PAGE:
MEGAN BASHAM, HOST: Today is Thursday, August 27th. Thank you for turning to WORLD Radio to help start your day. Good morning. I’m Megan Basham.
MYRNA BROWN, HOST: And I’m Myrna Brown. Coming next on The World and Everything in It: back to school.
What is it like for in-person classes to start up again in the midst of the coronavirus pandemic? Today, WORLD Radio intern Vivian Jones teaches us what it took for one school in Tennessee to reopen safely.
AUDIO: [Kids playing on the playground]
VIVIAN JONES, CORRESPONDENT: Franklin Classical School meets in a brick church building—a few blocks away from the old town square in Franklin, Tennessee. It’s the first week of school, and kids are on the playground together for the first time since school closed in March.
MAHAND: We started classes this past Tuesday.
Melinda Mahand is academic dean at Franklin Classical School, and also teaches literature, English, and Bible.
MAHAND: Seeing the students again has been such a joy. This has been like a giant reunion. We’re having to be careful about not hugging and some of the things that we usually do. We’re having to keep our distance and most students are wearing a mask. But just being together, being able to talk has been wonderful.
It’s been a long road to reopening. The school learned a lot from the successes and challenges at the end of last school year.
Four weeks ago, Mahand and other administrators were working to prepare the building according to federal guidelines so that students could return.
MAHAND: Excuse the way the building looks, we are cleaning and throwing away and redoing every room.
In March, the class of 2020 had just landed in Detroit from a senior trip to London when the COVID-19 shutdown began.
MAHAND: We were sitting in the waiting area to catch our connection back to Nashville when President Trump came on the screen and announced that overseas flights would no longer be allowed into the United States. We felt like we barely made it back into the U.S.
And that’s when everything changed at Franklin Classical School.
MAHAND: The next morning, I woke up and realized I needed to move the entire school—200 students kindergarten through 12th grade—to distance learning, because we in fact, were not coming back on campus.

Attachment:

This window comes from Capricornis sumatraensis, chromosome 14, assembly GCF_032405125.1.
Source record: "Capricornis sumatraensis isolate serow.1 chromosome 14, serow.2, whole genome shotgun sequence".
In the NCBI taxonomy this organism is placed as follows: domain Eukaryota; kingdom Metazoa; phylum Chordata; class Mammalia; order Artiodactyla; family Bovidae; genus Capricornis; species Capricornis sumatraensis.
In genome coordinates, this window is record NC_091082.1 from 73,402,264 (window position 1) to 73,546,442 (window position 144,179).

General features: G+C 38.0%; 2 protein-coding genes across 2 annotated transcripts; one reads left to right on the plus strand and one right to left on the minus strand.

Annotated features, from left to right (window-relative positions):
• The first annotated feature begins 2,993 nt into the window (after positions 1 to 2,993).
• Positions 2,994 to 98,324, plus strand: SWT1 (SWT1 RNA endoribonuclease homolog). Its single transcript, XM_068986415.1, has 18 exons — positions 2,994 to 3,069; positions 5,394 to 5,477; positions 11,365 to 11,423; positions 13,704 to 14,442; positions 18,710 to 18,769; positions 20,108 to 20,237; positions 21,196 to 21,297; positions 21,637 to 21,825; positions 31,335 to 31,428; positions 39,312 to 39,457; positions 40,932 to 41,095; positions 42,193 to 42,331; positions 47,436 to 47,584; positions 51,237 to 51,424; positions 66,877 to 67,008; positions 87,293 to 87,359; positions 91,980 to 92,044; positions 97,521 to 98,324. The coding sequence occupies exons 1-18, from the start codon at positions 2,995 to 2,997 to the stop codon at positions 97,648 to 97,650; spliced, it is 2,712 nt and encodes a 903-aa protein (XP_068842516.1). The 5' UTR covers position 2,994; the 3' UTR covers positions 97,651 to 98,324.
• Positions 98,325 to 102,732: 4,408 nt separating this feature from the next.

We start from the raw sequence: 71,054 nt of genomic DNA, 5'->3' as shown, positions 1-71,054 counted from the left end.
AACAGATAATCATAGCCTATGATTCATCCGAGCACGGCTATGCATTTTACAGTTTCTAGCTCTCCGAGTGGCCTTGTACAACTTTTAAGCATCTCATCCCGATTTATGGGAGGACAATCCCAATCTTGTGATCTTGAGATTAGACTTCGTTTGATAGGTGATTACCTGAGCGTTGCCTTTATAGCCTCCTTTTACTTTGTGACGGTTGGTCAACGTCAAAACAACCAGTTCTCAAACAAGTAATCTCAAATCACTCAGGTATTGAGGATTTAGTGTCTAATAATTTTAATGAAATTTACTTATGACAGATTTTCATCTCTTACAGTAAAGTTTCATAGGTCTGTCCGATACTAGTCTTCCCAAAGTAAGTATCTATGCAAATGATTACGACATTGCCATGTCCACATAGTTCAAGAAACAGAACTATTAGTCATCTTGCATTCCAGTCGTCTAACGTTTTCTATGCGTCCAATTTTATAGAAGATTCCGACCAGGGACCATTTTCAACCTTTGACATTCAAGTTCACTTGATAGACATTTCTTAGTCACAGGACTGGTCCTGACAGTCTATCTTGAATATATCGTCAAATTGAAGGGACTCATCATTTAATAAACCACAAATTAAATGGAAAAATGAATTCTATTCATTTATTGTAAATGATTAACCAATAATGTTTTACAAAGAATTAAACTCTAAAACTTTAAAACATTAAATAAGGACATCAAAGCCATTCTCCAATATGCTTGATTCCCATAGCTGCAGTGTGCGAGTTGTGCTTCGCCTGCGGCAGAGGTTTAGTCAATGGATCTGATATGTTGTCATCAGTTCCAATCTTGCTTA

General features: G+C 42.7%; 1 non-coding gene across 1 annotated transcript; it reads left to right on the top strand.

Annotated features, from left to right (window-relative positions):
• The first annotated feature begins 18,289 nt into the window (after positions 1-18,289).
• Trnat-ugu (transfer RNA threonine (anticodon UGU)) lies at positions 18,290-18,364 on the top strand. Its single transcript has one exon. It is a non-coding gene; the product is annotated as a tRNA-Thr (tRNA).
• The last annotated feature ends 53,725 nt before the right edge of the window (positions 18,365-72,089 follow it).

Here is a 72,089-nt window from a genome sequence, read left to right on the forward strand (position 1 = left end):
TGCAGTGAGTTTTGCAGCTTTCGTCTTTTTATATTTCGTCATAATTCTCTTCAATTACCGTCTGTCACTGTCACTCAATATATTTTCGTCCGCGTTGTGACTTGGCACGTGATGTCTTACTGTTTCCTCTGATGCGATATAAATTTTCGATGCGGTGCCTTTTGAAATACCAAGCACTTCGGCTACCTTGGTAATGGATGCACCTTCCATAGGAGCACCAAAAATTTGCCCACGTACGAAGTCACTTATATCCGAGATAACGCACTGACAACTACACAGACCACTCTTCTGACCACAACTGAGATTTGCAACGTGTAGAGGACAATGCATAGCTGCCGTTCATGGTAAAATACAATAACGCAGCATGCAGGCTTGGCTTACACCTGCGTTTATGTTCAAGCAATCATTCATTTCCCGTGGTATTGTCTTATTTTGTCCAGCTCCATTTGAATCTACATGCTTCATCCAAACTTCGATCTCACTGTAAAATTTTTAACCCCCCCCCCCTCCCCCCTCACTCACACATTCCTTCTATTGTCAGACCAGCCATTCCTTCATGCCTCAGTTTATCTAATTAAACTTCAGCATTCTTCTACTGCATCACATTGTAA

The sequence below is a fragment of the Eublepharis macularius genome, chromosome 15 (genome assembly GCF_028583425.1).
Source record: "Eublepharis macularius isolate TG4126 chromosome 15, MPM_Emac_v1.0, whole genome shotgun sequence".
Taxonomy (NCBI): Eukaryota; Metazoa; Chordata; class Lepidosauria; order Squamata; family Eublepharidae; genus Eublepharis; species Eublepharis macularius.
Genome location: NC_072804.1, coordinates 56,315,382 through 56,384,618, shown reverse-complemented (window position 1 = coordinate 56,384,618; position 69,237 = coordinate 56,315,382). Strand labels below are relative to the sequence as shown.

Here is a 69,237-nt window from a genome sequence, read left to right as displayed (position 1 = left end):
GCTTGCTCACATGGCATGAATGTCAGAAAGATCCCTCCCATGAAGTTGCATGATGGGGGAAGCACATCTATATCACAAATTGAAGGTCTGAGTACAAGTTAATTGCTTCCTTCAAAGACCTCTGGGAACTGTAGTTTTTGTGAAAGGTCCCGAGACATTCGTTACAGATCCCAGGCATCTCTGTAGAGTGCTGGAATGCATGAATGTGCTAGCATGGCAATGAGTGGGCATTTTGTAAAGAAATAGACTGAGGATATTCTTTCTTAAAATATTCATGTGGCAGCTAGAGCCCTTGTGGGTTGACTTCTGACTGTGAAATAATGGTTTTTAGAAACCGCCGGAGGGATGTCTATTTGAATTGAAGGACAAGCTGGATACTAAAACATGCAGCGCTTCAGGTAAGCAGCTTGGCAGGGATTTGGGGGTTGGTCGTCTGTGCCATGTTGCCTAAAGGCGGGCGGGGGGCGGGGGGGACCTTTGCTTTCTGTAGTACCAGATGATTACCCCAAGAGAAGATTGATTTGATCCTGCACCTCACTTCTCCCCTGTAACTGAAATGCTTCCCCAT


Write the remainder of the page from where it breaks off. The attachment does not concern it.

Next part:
Teachers quickly divided up areas of the Middle Tennessee region, hand delivering materials to students, and moving to an online learning system.
MAHAND: We were all rather exhausted by the end of fourth quarter, as were the families, because this was new to all of us. But it was a very good learning period to prepare us for what we can do better. This new school year, hopefully, we’ll be able to reduce some of the stress for families should we have to go to distance learning again.
When the spring semester ended, administrators started preparing to resume classes in person this fall. Complying with health recommendations required an extraordinary level of planning.
Administrators installed new touchless hand dryers, hand sanitizers, soap dispensers, and water fountains, and purchased playground equipment for each grade to be sanitized daily. Teachers reoriented classrooms and lecture halls to maintain social distancing.
MAHAND: So the interesting thing for this summer is I’m doing everything I would always do, plus getting ready for this new approach to sanitizing the school and keeping our children safe.
The school purchased laptop computers for each student to enable virtual learning in case a student becomes ill, or schools are required to close again due to the pandemic.
MAHAND: Another issue was trying to determine how to best care for our children while still protecting our commitment to parental authority in their children’s lives. So what are we going to do about masks for instance, we’re primarily leaving that up to the parents option to decide whether their child will wear a mask. If there’s a government mandate regarding masks, we will obey that mandate…
Parents will be asked to check their child’s temperature each morning. Arrival and departure times are staggered, and students will be kept mostly separate within their own classes.
On top of all of this, Mahand trained new teachers, interviewed new families, and advised students on which classes to take this year. And, of course, she prepared to teach her own classes.
MAHAND: I like to teach where I’m sitting right now at this place at my table, because I’m close… We won’t be able to do that this year, so one of my challenges is figuring out how I’m going to teach and still reach hearts standing on that little platform at the dry erase board with them distanced all over the room. But in the scope of things that’s minor and Lord willing, it’s temporary.
AUDIO: [Sound of geometry class]
Today, the students are back in the lecture hall learning Geometry, almost like any other year.
MAHAND: Lord willing, it will continue that way, but we’ve been very surprised at how smoothly it’s gone. It’s been a lot of hard work getting ready, but it has really paid off.
A handful of the students were more comfortable learning from home, and started the school year virtually.
MAHAND: I think our biggest challenge has been getting every teacher up and running somewhat proficiently on our learning management system, which is Google classrooms now. They’ve all worked hard.
Mahand says through all of the planning and preparing, administrators, teachers, and the school’s seniors showed leadership in dealing with an unprecedented challenge.
MAHAND: Leadership occurs when you have to face a challenge or a hurdle or a mountain that you didn’t anticipate and that you’ve never had to face before, and even in the face of disappointment or maybe even anger, you stand up and you do what you’ve been taught to do, which is care for others lead well approach the future with hope and confidence.
Reporting for WORLD, I’m Vivian Jones in Franklin, Tennessee.